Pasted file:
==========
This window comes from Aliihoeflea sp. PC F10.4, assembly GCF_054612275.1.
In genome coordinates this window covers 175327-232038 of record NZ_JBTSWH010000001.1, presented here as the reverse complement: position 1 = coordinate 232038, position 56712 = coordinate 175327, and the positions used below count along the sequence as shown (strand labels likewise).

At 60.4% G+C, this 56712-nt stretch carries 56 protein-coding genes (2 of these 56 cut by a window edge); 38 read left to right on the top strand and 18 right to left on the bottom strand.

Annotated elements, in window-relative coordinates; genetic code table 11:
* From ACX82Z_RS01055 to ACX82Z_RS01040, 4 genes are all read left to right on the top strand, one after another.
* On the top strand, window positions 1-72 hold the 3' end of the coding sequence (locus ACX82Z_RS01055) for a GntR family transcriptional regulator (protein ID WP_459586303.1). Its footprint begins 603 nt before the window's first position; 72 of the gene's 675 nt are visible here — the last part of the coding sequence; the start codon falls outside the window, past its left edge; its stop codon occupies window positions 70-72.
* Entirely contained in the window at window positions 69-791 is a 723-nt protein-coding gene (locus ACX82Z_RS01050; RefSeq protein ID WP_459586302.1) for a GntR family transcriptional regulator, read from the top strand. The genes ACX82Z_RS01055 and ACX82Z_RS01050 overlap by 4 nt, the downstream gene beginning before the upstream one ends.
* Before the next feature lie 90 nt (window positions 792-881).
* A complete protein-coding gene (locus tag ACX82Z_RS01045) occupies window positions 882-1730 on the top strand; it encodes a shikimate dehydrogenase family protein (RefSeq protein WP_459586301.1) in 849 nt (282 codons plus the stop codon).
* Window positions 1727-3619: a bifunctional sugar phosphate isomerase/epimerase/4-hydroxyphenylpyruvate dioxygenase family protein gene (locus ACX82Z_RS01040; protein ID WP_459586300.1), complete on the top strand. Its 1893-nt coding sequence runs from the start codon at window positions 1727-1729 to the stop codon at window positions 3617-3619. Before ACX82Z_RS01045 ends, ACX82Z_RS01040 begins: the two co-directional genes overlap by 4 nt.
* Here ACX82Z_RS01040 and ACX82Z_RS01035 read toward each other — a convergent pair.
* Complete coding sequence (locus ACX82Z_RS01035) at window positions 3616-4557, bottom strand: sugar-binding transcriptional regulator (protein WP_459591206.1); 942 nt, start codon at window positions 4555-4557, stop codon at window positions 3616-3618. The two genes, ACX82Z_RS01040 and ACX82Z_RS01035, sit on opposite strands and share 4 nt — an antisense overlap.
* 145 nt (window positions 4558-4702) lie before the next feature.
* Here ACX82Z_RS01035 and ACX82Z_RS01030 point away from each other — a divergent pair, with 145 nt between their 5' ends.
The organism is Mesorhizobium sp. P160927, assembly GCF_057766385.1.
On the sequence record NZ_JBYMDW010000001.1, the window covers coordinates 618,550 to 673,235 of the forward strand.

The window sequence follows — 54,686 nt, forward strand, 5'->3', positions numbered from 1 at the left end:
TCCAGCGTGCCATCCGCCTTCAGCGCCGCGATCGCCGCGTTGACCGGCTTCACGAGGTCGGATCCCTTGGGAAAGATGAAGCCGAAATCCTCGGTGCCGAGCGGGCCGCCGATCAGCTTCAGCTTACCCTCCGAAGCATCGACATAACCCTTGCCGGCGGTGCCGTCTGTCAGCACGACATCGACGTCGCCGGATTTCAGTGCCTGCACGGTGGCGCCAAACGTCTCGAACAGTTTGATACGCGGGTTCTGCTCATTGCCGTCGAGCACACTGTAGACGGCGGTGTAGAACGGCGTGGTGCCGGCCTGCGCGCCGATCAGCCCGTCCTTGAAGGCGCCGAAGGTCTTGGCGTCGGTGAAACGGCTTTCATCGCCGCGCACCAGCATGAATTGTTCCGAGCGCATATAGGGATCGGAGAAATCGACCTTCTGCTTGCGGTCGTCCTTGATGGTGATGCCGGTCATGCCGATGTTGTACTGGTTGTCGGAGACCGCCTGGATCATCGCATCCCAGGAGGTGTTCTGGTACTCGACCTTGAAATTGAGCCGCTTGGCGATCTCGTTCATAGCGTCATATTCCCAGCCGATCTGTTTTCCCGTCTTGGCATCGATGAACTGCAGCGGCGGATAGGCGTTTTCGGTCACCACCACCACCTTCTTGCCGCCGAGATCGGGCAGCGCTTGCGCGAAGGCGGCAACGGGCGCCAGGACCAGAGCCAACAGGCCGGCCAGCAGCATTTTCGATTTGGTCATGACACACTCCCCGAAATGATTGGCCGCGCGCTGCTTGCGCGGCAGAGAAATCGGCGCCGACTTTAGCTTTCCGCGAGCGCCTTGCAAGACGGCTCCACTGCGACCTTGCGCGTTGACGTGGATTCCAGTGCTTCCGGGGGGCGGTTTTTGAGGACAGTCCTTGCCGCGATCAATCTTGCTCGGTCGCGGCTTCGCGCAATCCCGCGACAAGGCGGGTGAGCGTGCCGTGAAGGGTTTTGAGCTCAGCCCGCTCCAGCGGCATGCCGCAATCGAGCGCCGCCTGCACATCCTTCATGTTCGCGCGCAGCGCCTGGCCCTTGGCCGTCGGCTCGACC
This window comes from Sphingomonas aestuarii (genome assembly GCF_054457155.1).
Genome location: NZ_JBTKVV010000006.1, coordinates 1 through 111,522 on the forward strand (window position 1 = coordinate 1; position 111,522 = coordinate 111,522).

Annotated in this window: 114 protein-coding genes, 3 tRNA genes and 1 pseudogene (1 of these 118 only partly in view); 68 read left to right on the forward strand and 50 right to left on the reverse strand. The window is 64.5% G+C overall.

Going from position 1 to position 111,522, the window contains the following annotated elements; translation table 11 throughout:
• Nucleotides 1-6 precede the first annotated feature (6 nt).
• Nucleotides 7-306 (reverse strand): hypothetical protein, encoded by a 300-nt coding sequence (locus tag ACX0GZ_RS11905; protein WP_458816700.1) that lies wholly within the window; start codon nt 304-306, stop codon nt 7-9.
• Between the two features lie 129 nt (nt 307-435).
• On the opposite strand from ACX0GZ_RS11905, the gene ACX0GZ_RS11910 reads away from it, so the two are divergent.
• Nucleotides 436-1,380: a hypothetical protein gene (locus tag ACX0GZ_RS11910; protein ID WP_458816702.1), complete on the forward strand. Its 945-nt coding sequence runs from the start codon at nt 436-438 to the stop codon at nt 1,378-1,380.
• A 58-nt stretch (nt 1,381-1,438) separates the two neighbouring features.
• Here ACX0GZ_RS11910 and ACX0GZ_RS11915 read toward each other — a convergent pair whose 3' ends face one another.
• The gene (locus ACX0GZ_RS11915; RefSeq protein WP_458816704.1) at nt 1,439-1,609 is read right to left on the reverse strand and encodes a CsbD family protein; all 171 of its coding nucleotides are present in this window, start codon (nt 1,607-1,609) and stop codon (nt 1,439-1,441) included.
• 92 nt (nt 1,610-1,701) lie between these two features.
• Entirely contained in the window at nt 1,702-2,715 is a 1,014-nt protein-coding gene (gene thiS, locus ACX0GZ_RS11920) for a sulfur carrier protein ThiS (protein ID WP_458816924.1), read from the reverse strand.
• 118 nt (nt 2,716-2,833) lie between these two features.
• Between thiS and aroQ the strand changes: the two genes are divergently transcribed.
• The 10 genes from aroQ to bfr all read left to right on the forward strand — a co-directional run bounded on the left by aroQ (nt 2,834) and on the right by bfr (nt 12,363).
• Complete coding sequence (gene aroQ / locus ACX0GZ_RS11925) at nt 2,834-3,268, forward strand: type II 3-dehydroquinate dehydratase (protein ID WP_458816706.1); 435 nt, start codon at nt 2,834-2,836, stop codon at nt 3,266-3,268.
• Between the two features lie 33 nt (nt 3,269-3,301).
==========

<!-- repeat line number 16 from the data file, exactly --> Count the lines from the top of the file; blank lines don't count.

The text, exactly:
On the sequence record NZ_JBYMDW010000001.1, the window covers coordinates 618,550 to 673,235 of the forward strand.